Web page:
Southern Historical Society Papers, Volume 1. (ed. Reverend J. William Jones), Strength of General Lee's army in the Seven days battles around Richmond. (search)
ly been led into error in your estimates of General Lee's strength, and of the number of troops bro, and 2 in Whiting's division — in all, 27. General Lee had 39 brigades of infantry under his commaents, which before were in other brigades. General Lee had forty brigades of infantry at Sharpsburl appear, then, that the troops received by General Lee from the South after Seven Pines, and beforSouth. So that the whole force received by General Lee from all sources was about 23,000--about 30d we have 80,000, covering the whole o fGeneral Lee's strength. This estimate is probably too larg testing the result that has been reached. General Lee's losses in the battles were as follows: Inlish conclusively, to any candid mind, that General Lee's army, at the beginning of the battles, wae of McClellan's army as by the increase of General Lee's. One strong reason why the attack coulederate capital from the siege of 1862. If General Lee had more men than McClellan had, it would b[11 more...]
Southern Historical Society Papers, Volume 1. (ed. Reverend J. William Jones), chapter 6.35 (search)
is but one who added strength to the opposing section. Thomas, alone, of them all, was able and efficient in the armies of those to whom he transferred his allegiance. And while Virginia holds up to the emulation of her youth the examples of Lee, of Jackson, and of Johnston, she will ever deplore that a son so brave and so able as Thomas was did not fight by their side. He has now gone to his account. What motives, what influences decided his course, God alone knows. But he was a losn dismounted Wilson's cavalry to furnish the cavalry reserved with his own wing with a better remount, and sent Wilson with his men dismounted to help Thomas to beat Hood, while he marched on his way to the sea with none to make him afraid. General Lee once said of Sherman's march to the sea: There was nothing to oppose him, and the only military problem to be solved was a simple calculation as to whether his army could live on the country by taking all the people had. It was well for She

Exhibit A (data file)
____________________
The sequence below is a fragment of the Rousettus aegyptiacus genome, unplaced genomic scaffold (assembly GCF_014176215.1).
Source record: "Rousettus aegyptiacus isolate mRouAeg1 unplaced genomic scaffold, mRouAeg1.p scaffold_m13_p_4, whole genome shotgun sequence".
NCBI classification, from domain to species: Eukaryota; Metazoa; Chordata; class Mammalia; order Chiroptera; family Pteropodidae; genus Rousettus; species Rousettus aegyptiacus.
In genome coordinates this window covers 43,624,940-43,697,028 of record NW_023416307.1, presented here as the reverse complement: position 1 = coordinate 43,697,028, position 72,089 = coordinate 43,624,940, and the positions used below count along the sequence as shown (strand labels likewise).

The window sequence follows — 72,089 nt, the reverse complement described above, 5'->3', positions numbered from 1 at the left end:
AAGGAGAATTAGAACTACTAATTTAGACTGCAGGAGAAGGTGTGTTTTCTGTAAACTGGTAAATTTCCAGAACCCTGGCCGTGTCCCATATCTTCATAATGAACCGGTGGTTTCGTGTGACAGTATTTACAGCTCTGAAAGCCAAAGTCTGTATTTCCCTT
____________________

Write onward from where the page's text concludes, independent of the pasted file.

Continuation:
Southern Historical Society Papers, Volume 1. (ed. Reverend J. William Jones), chapter 6.36 (search)
m Winchester, on the Berryville pike, and cooked our rations. Lieutenant-General Anderson, with Kershaw's infantry and Fitz. Lee's cavalry division, arrived from Lee's army. Their ranks are much depleted, but a very small reinforcement will greatlLee's army. Their ranks are much depleted, but a very small reinforcement will greatly encourage and help our sadly diminished command. August 19th Marched to our familiar looking old camping ground at often-visited Bunker Hill. August 20th Twenty-four hours of rest and quiet. August 21st Marched through Smithfield Still the men remain cheerful and hopeful. September 10th Rodes' division, preceded by our cavalry, under Generals Fitzhugh Lee and Rosser, went as far as Darksville, returning to Bunker Hill at night. Our brigade acted as the immediate sup0 men for duty. General Anderson, with his infantry and artillery, has left us, and returned to Richmond, leaving only Fitz. Lee's small force of cavalry. On the contrary, rumor says Sheridan has fully 40,000 well equipped, well-clad and well-fed
Southern Historical Society Papers, Volume 1. (ed. Reverend J. William Jones), Attack on Fort Gilmer, September 29th, 1864. (search)
nd the Salem artillery, Captain Griffin. These commands included all the troops engaged during the whole day, I think. The whole force was commanded by Lieutenant-General Ewell, either as commander of the Richmond defences, or of that part of General Lee's army on the north side of James river, I do not now remember which, but at any rate he was in command in person, and by his cool courage and presence wherever the fight was hottest, contributed as much to the victory gained as any one man cos ended the battle of Fort Gilmer, and there was no more fighting done on this part of the line where we were that day, though I think the part of the line occupied by Gary's cavalry was attacked, but I never knew anything about that fight. General Lee arrived from Petersburg during the night of September 29th, with Field's Virginia and Hoke's North Carolina divisions, and upon the 30th both those divisions charged Fort Harrison, but after a desperate fight they were forced to retire, and th